(gʊp'tə), Indian dynasty, A.D. c.320–c.550, whose empire at its height encompassed much of N India. Ancient Indian culture reached a high point during this period. Gupta paintings adorned the caves of Ajanta, its sculpture embellished the temples of Ellora, and its metaphysical speculations flowered in philosophy and in the study of mathematics.
The dynasty was founded by Chandragupta I (reigned c.320–c.330), who married a princess of the Licchavi tribe and acquired the kingdom of Magadha. He expanded his domains to include all of Bihar and Jharkhand and some of Bengal. His brilliant son, Samudragupta (reigned c.330–c.380), conquered almost all of N India and much of the Deccan.
The third and greatest of the Guptas, Chandragupta II (reigned c.380–c.414), further expanded the kingdom to include Ujjain. His reign, vividly described in the writings of Fa Hsien, a Chinese Buddhist pilgrim, was marked by prosperity throughout the land. Embassies were sent to many foreign courts, among them Rome, and a single code of law was promulgated for India. In this period also, the splendid Iron Pillar was erected (c.400) near what is now New Delhi, and Kalidasa wrote his dramas.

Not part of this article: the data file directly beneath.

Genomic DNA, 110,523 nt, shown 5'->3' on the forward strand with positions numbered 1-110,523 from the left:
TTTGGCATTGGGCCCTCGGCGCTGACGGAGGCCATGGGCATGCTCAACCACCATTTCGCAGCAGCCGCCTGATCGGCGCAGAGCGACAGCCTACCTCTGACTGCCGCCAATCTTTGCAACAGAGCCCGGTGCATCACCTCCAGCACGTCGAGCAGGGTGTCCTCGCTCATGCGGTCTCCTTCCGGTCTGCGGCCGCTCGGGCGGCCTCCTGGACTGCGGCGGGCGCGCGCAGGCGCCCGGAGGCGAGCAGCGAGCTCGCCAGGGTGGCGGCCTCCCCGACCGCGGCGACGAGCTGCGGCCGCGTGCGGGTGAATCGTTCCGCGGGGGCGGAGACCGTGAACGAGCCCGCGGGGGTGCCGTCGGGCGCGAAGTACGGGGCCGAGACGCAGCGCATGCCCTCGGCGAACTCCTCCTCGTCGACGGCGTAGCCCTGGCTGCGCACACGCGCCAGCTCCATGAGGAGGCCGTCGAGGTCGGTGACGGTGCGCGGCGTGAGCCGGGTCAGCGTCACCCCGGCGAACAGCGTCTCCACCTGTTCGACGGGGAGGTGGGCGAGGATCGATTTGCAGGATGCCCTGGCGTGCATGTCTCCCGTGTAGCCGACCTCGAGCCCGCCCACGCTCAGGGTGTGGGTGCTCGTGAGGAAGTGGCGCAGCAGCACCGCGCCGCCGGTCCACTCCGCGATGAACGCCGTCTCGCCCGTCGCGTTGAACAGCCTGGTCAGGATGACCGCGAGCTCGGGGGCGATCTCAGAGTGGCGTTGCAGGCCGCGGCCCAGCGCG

Chandragupta II's successors were Kumaragupta (reigned c.414–455) and Skandagupta (reigned 455–c.467). The latter repelled the invasions of the White Huns, but after his death they overran much of N India. The dynasty lingered on in Bengal until c.550.
- See J. F. Fleet, Inscriptions of the Early Gupta Kings and Their Successors (2d ed. 1963);.
- S. K. Maity, The Imperial Guptas and their Times.
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